It’s hard to put together a review for a compact action camera without comparing it to the GoPro, but I’ve aimed to highlight the differences rather than similarities with the TomTom Bandit, a relatively new action video cam from Dutch company TomTom, makers of portable GPS systems as well as multi-sport, fitness, running and golf watches.
Out of the box, the immediate difference is the tubular shape of the camera. It’s radically different in shape and design features than the GoPro, and for starters, the on and off button are located in two different spots on the camera.
The Bandit comes with a splash-proof lens cover; a waterproof diving lens cover can be ordered online. TomTom’s packaged the action cam two ways: base pack and premium pack ($100 more; adds a remote control, handlebar mount, dive lens cover, 360 pitch mount and power cable to the equation).
I was sent the Bandit along with the remote control and wrist mount, which I’ll cover in part two of this review. The camera is essentially two sections: the lens and mount, and the Batt-Stick. They come apart by lifting a little white notch near the square control button on top.
Once twisted off, the USB is exposed for charging as well as the micro SD card slot for either inserting into a reader adapter for the computer or leaving in and editing the footage via your smart phone.
Since my MacBook Pro is connected to both a wired numeric keyboard and Apple Cinema Display, I had a choice to make here: either let the Batt-Stick charge up on one of those two USB ports and walk away from the laptop, or (much easier solution!) simply plug the USB into a white Apple USB cube and plug that directly into my outlet power strip (or straight into the wall).
I’m thinking for the price point, it might not be such a bad idea for TomTom to actually include the (likely two-buck) charging cable for others in this situation.
Another note: if you own a JOBY Gorilla Pod, the included GoPro mount will fit nicely onto its adapter! I love how two competing companies make peace in this way.
The whole marketing concept behind the Bandit is its ability to edit and upload video on the fly without any need for cables, fancy editing software and the like. Once you’ve downloaded the app (iPhone iOS7 and higher, Android 4.4 and higher), just ‘shake’ your smart phone to create a story.
The mobile app shows the viewfinder screen along with your current mode, settings, and other prefs that can be changed here to reflect what the camera will do. Note that you won’t be able to create a story unless you have highlights in your videos.
So, you shake the phone, it starts to build a movie and plays in the video player. By turning the phone to landscape mode, you can view the video in full-screen mode. After you get the highlights selected and portions of the video you’re happy with, you can add music and overlays (overlays – adding metrics to the selected highlight – is currently only available via the iOS app).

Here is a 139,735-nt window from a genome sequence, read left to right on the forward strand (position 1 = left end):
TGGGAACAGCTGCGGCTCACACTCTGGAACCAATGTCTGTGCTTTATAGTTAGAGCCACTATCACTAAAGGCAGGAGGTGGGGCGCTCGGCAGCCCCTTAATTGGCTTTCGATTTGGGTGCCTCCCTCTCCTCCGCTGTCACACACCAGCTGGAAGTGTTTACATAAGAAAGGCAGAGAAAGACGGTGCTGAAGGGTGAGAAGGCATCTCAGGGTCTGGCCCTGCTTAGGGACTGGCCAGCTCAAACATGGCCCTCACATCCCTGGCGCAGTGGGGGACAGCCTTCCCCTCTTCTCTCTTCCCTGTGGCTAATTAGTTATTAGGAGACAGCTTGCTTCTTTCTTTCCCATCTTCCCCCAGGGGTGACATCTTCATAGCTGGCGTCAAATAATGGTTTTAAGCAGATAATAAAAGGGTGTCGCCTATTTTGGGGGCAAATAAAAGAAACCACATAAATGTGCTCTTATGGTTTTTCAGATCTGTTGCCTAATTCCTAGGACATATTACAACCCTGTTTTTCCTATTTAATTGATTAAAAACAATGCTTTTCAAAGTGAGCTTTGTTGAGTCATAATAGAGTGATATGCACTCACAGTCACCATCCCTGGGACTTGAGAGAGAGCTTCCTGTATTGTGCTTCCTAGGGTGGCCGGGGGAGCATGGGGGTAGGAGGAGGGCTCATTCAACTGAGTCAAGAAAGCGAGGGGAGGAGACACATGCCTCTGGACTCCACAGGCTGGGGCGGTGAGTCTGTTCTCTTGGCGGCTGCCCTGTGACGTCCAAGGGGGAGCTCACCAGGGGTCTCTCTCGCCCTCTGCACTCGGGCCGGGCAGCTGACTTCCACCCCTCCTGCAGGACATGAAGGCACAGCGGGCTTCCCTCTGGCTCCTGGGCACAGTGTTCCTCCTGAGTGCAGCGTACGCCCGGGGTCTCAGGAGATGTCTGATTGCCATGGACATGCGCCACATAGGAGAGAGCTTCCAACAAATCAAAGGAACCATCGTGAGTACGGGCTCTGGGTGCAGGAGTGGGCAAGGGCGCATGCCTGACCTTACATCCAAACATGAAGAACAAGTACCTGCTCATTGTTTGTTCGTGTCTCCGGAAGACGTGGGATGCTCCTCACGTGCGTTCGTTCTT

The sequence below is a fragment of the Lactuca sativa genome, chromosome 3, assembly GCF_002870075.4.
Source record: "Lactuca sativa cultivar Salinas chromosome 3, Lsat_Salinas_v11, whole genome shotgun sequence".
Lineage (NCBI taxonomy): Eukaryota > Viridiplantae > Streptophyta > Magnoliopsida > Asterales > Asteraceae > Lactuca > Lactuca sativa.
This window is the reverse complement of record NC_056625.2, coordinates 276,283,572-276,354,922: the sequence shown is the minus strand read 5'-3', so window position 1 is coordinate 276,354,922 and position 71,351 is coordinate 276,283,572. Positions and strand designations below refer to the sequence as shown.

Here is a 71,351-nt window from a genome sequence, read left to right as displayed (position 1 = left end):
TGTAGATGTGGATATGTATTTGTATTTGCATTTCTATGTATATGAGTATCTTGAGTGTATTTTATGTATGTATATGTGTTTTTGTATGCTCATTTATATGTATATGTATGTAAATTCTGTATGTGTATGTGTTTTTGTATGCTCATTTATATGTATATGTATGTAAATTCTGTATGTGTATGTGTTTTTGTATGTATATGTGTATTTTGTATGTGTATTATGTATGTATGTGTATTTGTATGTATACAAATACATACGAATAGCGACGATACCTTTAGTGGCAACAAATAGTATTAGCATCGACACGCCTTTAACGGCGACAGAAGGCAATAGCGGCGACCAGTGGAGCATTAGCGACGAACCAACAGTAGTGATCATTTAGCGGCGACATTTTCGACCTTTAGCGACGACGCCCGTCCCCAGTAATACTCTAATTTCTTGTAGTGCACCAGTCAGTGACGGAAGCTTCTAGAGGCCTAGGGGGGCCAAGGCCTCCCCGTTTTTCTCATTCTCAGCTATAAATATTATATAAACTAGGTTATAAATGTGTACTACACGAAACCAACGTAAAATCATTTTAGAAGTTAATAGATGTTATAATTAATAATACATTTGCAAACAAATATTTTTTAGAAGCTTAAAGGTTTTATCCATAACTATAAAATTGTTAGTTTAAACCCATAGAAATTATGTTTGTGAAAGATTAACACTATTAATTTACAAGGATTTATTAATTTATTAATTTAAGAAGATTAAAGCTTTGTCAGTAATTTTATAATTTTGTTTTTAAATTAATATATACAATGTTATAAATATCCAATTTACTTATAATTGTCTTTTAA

By sharing the video, it’s stored in your phone’s video gallery, waiting for you to upload it to a website, iCloud Photo Sharing, Vimeo or YouTube.
There are several sensors built into the Bandit, recording metrics including G-force, maximum deceleration, vertical speed, heart rate (from the optional heart rate monitor) etc. It also records your GPS location.
Bandit Studio is available for Apple iOS 10.7 and higher and for Microsoft Windows 7 and higher (in BETA mode as of this writing). Additionally, once the videos are copied over to your computer, you can use other software such as iMovie and GoPro Studio to edit the footage.
I like that you can specify wide or normal view video capture as well. Interesting to note that the Bandit records slow-motion videos at a multiple of the normal frame rate (e.g. 2x, 4x or 8x) but video gets saved with the normal frame rate (e.g. 30 fps) for playback, resulting in slow-motion video.
Audio and sensor data are also recorded in slow-motion mode, the rate depending on the video resolution you choose.
Photos can be taken from the Bandit, the mobile app or the remote control.
– Shoots 1080p @ 30 and 60 fps, 720p @ 60 and 120 fps, 4k @ 15 fps and 2.7k @ 30 fps
– Takes 16 MP single and 8 MP (burst, capture at 10 per second or 10 per second rates)
– Time-lapse, slow-mo, bright, auto, low-light and underwater photo options
– Creates .MP4 video format files
– Built-in mic (with external mic available via optional cable)
– Wi-Fi, Bluetooth Smart connectivity, uses USB 3.0 via Batt-Stick
– Onboard microSD card reader on Batt-Stick
– Weighs 190 g/6.7 oz
– Measures 3.7” x 1.5” x 2” (94 mm x 38 mm x 52 mm)
– Up to three hours of battery life at 1080p @ 30 fps
– Goes into power-save mode after two minutes
– Charges via USB or optional charging cable
– Battery level indicator via Batt-Stick LEDs
– Unique spring-loaded mount fits several Bandit accessories
– Supports English, Spanish, Dutch, German, French, Italian, Chinese, Indonesian, Malaysian, Korean
In part two next week, I’ll reveal what I thought of the Bandit after taking it through its paces.